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Why malaria and pregnancy don’t mix

By Chioma Obinna

Mary Ogu was 20 weeks pregnant when she developed malaria. A resident in one of the slums in Lagos where mosquitoes breed freely,   Mary does not sleep under Insecticide Treatment Nets, ITNs, and takes no precautions such as the recommended treatment for malaria for pregnant women.

Every pregnant woman should take necessary precaution against malaria infection.
Every pregnant woman should take necessary precaution against malaria infection.

No one had told her of the need to take Intemittent Preventive Treatment, IPT, so when she developed a fever and headache she suspected malaria and went to a nearby hospital for a  test.

“While I was waiting for the lab results, my condition worsened. I lost my appetite and I was extremely thirsty,” she said.” Her troubles ranged from headaches and body aches to difficulty to walk. She decided to go to the hospital.

“It happened in a flash. I was 20 weeks pregnant. I had gone to my doctor for check up a week before and I was told my pregnancy was progressing well and that the baby was showing normal movements.”

Mary was shocked when it was discovered she was having spontaneous abortion.  In the emergency room, the doctors discovered that many of her red blood cells were infected  with the malaria parasite  indicating a rather severe episode. Over the  next few days Mary remained very ill and weak; at a point she had a miscarriage.

Bolanle Agbo’s case is not different.  Six weeks into  pregnancy she had malaria. She never accessed treatment until it was discovered that the foetus was no longer breathing. Bolanle was induced and in the process it was discovered she had malaria. Unfortunately, it affected the foetus.

Experts say Mary and Bolanle would have been okay if they had followed the recommendation for prevention of malaria according to the World Health Organisation, WHO,  and the Federal Government of Nigeria,. Administering Sulphadoxine-Pyrimethamine (SP)) for intermittent preventive treatment under direct observation of a skilled service provider as well as consistently sleep under the long lasting insecticidal nets (LLINs) or taking recommended medicines would have helped.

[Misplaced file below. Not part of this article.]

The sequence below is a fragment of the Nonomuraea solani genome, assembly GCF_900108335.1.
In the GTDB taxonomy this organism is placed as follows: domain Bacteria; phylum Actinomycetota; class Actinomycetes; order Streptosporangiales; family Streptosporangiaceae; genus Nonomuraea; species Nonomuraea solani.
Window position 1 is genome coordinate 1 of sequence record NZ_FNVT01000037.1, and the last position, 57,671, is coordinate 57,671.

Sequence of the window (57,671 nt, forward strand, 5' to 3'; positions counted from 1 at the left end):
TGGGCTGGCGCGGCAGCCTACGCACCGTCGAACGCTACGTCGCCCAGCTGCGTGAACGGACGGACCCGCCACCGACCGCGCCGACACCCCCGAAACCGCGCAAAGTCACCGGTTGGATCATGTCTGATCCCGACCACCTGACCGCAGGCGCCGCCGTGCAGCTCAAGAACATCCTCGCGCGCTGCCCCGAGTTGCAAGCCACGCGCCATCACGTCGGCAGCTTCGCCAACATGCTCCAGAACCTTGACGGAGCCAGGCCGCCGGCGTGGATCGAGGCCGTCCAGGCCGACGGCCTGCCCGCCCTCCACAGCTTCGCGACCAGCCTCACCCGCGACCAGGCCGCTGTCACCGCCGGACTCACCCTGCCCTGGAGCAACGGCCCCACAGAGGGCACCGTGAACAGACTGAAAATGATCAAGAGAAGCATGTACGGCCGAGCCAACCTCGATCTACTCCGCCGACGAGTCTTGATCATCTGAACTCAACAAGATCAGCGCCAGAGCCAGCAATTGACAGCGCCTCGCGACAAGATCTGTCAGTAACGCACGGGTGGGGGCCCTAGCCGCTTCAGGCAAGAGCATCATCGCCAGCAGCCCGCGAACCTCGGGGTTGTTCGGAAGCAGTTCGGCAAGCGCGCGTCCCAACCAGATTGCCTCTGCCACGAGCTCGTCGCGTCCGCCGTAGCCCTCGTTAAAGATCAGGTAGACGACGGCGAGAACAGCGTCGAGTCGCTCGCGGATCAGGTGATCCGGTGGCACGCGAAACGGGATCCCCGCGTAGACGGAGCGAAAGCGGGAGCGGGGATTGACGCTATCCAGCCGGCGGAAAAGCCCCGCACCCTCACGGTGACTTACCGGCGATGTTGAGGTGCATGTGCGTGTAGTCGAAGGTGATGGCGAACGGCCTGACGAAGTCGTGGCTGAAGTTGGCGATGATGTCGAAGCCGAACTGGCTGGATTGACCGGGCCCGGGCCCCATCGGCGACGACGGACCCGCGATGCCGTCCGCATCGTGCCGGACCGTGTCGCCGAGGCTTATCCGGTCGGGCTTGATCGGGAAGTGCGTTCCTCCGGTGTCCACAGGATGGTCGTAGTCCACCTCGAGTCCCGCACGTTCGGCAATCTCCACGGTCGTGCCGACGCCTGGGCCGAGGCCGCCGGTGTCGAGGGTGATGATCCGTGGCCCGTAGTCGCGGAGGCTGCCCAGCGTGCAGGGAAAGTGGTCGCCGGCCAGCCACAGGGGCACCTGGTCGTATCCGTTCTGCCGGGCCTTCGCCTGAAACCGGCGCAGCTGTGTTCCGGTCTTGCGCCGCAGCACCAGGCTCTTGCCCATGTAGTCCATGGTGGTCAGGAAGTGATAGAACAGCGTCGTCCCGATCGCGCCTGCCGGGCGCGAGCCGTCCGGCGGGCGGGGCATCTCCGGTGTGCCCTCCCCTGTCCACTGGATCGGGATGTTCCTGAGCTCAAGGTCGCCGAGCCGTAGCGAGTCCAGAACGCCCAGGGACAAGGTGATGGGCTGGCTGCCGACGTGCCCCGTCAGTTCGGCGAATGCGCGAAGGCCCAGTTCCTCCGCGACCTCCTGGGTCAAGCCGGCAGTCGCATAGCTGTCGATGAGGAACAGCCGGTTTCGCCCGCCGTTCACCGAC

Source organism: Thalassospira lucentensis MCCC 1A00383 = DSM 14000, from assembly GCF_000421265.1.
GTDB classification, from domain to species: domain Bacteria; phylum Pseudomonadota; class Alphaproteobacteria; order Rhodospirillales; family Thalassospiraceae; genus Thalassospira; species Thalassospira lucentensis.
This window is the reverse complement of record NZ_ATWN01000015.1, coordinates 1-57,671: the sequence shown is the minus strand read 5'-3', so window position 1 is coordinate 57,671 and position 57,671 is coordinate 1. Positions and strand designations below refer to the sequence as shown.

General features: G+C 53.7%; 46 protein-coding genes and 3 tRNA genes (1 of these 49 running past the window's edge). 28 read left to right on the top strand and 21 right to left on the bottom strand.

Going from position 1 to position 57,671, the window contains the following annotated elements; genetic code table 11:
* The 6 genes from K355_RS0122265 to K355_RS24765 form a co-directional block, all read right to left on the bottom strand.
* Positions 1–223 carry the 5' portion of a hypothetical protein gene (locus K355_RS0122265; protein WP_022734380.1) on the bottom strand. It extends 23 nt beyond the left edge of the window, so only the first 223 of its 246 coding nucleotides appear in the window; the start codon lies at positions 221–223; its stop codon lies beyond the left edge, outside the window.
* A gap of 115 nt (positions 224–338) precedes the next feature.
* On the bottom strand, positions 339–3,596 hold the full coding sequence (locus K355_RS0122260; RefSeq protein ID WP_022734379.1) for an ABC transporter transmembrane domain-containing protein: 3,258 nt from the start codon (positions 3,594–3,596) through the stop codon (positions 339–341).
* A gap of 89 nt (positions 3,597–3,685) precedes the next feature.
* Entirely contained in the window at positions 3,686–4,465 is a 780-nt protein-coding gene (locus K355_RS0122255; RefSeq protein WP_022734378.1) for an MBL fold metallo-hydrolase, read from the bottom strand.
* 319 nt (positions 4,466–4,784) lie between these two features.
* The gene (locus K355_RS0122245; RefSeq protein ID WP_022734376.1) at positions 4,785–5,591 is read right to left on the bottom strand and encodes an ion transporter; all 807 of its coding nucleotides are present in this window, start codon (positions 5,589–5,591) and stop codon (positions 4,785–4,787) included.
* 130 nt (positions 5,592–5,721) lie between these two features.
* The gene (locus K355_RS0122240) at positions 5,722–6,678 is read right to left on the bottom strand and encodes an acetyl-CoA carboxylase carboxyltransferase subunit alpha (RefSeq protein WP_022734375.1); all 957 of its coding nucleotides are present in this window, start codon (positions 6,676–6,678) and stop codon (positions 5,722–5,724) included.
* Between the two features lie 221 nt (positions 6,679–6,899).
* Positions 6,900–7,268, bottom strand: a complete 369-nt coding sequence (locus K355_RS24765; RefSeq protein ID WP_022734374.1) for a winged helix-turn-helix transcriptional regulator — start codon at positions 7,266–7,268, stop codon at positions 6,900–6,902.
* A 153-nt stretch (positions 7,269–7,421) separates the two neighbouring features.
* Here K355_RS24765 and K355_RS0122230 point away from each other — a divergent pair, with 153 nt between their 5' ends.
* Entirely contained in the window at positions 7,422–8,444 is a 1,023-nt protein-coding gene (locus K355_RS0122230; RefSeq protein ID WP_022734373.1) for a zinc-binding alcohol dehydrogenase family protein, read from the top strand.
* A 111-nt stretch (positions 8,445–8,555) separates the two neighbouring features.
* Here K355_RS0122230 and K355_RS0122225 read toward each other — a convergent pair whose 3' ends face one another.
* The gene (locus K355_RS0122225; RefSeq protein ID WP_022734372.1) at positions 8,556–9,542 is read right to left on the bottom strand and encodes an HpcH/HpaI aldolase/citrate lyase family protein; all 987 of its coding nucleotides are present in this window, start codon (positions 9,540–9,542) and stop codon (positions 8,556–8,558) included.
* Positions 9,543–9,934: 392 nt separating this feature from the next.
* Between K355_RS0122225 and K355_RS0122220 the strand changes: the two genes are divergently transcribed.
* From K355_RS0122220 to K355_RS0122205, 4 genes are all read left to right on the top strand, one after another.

Statistics  show that malaria contributes about 11 percent to death of pregnant women globally and is also a major contributory factor to anaemia during pregnancy with about 22 per cent mortality rate.

Malaria in pregnant women can lead to complications including jaundice, anaemia, haemorrhage, enlargement of the spleen, and kidney failure. If a pregnant woman has malaria, the consequence is that it poses a greater risk of stillbirth, miscarriage, low birth weight babies and neonatal death. There is also a small risk of the baby being born with malaria. Most babies remain unharmed but in very rare cases the baby can get the disease through the placenta.

In the views of the Head, Case Management, National Malaria Elimination Programme, NMEP, Dr. Godwin Ntadom, pregnant women are more vulnerable to malaria because of their low immunity.

“The major reason malaria is dangerous during pregnancy is because most times it does not affect the woman. The parasite prefers the blood in the placenta due to the high nutrients found in it so it stays in the placenta, and because the blood in the placenta is separated from the blood of the woman, she does not get sick and as such she never gets to know she has malaria until she is tested.”

He said the blood in the placenta has a lot of nutrients which attracts the malaria parasite.

“The moment a pregnant woman is bitten by a mosquito, the parasite enters her body and settles in the placenta taking whatever food meant for the unborn child. As such, the baby may starve to death and it may also lead to the death of the woman. Babies that survive from malaria parasite are born underweight or malnourished, which is a major cause of infant mortality.

“The best way out is for pregnant women to prevent themselves from malaria. The moment a woman gets pregnant, she is advised to visit a health facility for intermittent preventive treatment  that will prevent her from contracting malaria. She is also advised to always sleep under a treated mosquito net.”

Further, Ntadom said: “Most pregnant women may not have  symptoms because the parasites are within the placenta.    And they are actually fighting the baby in the womb.  And that is why the pregnant woman should for the sake of the baby in her womb take IPT.

“Every pregnant woman living in Nigeria except the few  that may not be able to take it,  as from three months, she should begin to take it monthly or three times before delivery.”


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